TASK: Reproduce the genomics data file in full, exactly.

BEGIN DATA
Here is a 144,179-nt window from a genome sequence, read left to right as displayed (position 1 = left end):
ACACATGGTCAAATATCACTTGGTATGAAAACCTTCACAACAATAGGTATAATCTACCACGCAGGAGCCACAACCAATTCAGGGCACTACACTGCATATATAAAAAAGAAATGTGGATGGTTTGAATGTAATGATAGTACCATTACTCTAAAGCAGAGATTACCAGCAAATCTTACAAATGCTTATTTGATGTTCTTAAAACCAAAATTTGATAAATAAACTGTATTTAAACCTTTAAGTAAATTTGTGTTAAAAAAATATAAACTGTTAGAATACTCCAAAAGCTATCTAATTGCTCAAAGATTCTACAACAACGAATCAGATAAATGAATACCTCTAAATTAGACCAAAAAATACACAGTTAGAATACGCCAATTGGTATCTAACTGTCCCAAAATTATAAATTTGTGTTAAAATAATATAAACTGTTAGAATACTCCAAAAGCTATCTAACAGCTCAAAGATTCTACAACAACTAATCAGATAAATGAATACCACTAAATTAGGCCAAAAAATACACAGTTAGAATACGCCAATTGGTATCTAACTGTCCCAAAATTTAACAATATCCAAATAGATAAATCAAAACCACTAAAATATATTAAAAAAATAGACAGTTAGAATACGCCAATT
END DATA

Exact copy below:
Here is a 144,179-nt window from a genome sequence, read left to right as displayed (position 1 = left end):
ACACATGGTCAAATATCACTTGGTATGAAAACCTTCACAACAATAGGTATAATCTACCACGCAGGAGCCACAACCAATTCAGGGCACTACACTGCATATATAAAAAAGAAATGTGGATGGTTTGAATGTAATGATAGTACCATTACTCTAAAGCAGAGATTACCAGCAAATCTTACAAATGCTTATTTGATGTTCTTAAAACCAAAATTTGATAAATAAACTGTATTTAAACCTTTAAGTAAATTTGTGTTAAAAAAATATAAACTGTTAGAATACTCCAAAAGCTATCTAATTGCTCAAAGATTCTACAACAACGAATCAGATAAATGAATACCTCTAAATTAGACCAAAAAATACACAGTTAGAATACGCCAATTGGTATCTAACTGTCCCAAAATTATAAATTTGTGTTAAAATAATATAAACTGTTAGAATACTCCAAAAGCTATCTAACAGCTCAAAGATTCTACAACAACTAATCAGATAAATGAATACCACTAAATTAGGCCAAAAAATACACAGTTAGAATACGCCAATTGGTATCTAACTGTCCCAAAATTTAACAATATCCAAATAGATAAATCAAAACCACTAAAATATATTAAAAAAATAGACAGTTAGAATACGCCAATT